Sunday, March 20, 2011


Wednesday morning last week, our Internet was disconnected from one ISP and reconnected to a new one. That’s the way it was supposed to go but, of course, it didn’t. Four days later, we’re still waiting for the connection to be usable.

The problem, we think, lies in our local exchange, and that means a technician will have to go there to sort it out; that won’t happen until sometime next week. When we switched to the ISP we’ve now left, it similarly took about a week and required a technician to intervene. It really shouldn’t be this hard.

We have back-up plans, but they’re not as good as real broadband. I tethered my Mac and my iPad to my iPhone. We also have a stick modem on a laptop (which we bought specifically as a back-up: If something happened to our landline Internet connection, which had happened, we could use that to access work). Today we got a wifi device for another cellphone company. These options are slow and expensive (compared to normal broadband). I could make a trip to a café with free wifi, but that’s hardly convenient.

I have Nigel’s old iPhone 3GS, which, thanks to the latest OS update, can tether to my desktop Mac by USB or Bluetooth and to the iPad by Bluetooth. The iPhone 4 can be turned into a wifi hotspot, and you can connect a laptop (well, several, actually) through wifi.

I’ve been on the Internet since the early 1990s, so not having easy access to it is really, really weird. I can’t do any number of routine, daily things I usually do, like check the weather, look something up or do emails or blog posts whenever I feel like it. I also cancelled one podcast recording (done over Skype) and trashed another recorded one (because I had no way to upload it). I feel disconnected from distant friends and family, something I haven’t felt since I arrived in New Zealand in 1995—as the beginning of the Internet Age.

On the plus side, I get all my news from TV which means I’m far less likely to get riled up and then dash off an angry rant for my blog. Unfortunately, that also means I’m badly informed about what’s going on in the world. And, of course, I can’t read the blogs of friends and acquaintances or download the latest episodes of my favourite podcasts.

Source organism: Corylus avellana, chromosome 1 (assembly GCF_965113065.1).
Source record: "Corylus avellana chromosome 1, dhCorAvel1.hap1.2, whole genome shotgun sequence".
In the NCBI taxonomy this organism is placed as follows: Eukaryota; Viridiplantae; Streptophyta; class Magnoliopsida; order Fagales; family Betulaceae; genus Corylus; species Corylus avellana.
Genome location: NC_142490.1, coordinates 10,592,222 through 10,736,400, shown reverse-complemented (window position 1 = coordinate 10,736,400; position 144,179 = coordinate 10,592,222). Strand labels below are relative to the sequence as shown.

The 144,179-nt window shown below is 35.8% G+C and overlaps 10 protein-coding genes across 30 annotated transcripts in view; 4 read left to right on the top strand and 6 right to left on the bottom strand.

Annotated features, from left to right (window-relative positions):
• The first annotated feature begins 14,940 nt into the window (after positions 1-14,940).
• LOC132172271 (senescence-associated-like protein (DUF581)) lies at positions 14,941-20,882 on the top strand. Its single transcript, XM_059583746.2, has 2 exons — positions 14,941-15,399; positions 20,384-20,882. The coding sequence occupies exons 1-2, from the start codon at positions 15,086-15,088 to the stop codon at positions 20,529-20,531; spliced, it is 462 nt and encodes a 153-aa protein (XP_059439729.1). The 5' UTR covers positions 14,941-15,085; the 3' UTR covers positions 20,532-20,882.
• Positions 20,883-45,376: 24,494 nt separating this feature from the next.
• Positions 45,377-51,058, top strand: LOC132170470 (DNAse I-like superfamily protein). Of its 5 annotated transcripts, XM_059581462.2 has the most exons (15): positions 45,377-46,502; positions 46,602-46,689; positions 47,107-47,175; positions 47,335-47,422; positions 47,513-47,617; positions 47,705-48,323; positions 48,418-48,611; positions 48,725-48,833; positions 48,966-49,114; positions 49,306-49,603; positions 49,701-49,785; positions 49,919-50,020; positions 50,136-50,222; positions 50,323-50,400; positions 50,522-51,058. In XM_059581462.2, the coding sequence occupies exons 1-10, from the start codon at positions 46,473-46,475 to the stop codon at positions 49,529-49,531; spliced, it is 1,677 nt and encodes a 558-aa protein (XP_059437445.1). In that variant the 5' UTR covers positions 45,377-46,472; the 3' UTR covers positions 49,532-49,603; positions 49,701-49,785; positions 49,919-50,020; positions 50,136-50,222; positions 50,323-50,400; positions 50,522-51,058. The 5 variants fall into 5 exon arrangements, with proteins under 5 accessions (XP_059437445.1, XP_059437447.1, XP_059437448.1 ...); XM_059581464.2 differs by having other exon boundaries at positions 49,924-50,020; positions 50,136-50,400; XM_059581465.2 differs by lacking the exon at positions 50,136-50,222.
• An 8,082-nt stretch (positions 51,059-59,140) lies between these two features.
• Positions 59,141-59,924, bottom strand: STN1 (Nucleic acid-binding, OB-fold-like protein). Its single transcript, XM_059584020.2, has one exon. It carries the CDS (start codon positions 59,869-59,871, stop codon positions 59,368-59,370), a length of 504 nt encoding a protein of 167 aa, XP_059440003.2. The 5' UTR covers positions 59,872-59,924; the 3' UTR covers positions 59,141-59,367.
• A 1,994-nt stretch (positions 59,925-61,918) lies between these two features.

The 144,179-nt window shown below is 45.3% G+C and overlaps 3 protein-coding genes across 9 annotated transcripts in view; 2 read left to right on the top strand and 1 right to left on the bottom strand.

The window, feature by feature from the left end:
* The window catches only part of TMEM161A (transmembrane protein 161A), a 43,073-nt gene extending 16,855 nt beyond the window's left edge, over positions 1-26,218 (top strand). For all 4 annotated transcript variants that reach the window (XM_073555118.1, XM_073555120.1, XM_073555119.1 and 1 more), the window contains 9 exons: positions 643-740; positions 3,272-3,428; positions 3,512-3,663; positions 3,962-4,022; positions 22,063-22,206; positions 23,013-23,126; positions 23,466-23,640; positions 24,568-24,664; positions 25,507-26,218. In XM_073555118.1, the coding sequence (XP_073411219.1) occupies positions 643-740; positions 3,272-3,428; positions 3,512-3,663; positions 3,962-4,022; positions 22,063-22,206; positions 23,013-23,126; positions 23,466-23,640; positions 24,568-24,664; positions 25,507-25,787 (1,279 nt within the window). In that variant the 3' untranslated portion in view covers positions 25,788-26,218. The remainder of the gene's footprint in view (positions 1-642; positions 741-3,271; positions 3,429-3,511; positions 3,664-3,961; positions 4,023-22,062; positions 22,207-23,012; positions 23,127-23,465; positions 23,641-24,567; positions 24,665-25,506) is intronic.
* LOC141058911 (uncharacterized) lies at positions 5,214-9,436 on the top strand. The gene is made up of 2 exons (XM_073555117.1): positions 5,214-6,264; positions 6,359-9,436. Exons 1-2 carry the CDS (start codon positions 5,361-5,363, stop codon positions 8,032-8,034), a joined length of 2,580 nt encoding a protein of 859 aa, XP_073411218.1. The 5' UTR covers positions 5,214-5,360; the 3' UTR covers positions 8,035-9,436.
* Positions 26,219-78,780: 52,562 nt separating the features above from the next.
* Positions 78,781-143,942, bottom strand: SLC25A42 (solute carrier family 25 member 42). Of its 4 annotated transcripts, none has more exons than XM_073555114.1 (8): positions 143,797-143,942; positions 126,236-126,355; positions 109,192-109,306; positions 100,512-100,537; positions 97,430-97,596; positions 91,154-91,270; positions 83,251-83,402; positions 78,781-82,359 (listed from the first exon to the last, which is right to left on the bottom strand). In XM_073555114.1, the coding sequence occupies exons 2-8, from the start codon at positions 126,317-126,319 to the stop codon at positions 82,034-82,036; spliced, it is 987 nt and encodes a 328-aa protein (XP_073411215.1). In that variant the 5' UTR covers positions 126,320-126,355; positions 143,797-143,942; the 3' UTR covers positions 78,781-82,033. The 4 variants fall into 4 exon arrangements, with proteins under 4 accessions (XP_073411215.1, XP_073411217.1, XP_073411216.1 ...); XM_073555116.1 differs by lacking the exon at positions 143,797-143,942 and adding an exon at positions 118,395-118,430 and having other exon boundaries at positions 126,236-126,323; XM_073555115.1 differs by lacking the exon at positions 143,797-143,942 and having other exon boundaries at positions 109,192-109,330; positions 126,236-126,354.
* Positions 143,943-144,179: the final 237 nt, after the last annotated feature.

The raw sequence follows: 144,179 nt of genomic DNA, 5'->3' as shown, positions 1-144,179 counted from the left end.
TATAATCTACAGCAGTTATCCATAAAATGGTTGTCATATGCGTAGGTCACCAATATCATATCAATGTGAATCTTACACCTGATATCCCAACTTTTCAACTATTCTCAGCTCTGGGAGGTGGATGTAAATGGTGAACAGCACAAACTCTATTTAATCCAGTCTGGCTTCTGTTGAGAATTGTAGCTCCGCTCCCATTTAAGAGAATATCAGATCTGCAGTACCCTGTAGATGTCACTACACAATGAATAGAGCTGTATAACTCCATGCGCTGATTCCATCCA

Right now, I use my tethered set-up for critical uses, like online bill payment and receiving email, and forget about everything else. Interestingly, I’ve learned through this that the Internet has not been my only time-waster: I still manage to lose time quite easily, even without any Internet.

I wrote this post offline, as I do with nearly all of them, and then uploaded it. I actually have another post written and ready to go, but it has a photo. I think I might wait to post that one.


Roger Owen Green said...

Damn technology; if I were cut off from the Internet, I'd have to write by hand or something.

d said...

We had trouble with our provider (Orcon) and didn't have internet for almost 2 weeks. It was really difficult, and like you, I felt very disconnected from the world. While I have access to internet at work, I don't use it much and cannot access Facebook or any other social sites from there.

When we gave up on Orcon and called our new provider (Snap), Snap suggested that we cancel with Orcon *after* Snap has connected us, because it's easier to connect if there is already a connection.

In any case, they had us up in HOURS, thereby proving Orcon was either fucking with us, or they had really shitty service.

Jason in DC said...

Sorry to hear about your problems.

It is amazing to see how tied we are to all these different technologies in our lives. And how much of a disruption there is when they go out.

Perhaps two coffee cans and some string might help.

Hope you guys are back up soon.

Arthur Schenck said...

Roger: Get that though out of your head!! Actually, if I had to write by hand nowadays, I don't think even I could read it!

D: Hopefully we'll have a better time of it than that! We went through something similar the last time we switched ISPs, and a technician had to go to the exchange and do whatever technicians do. So, we're kinda used to this, and better prepared than last time.

Jason: Thanks, we hope so, too. Coffee cans are an interesting idea. Can you use Twitter with those? ;-)

Jason in DC said...

I don't use Twitter so I don't know if coffee cans would work or not. Is the above less than 140 characters?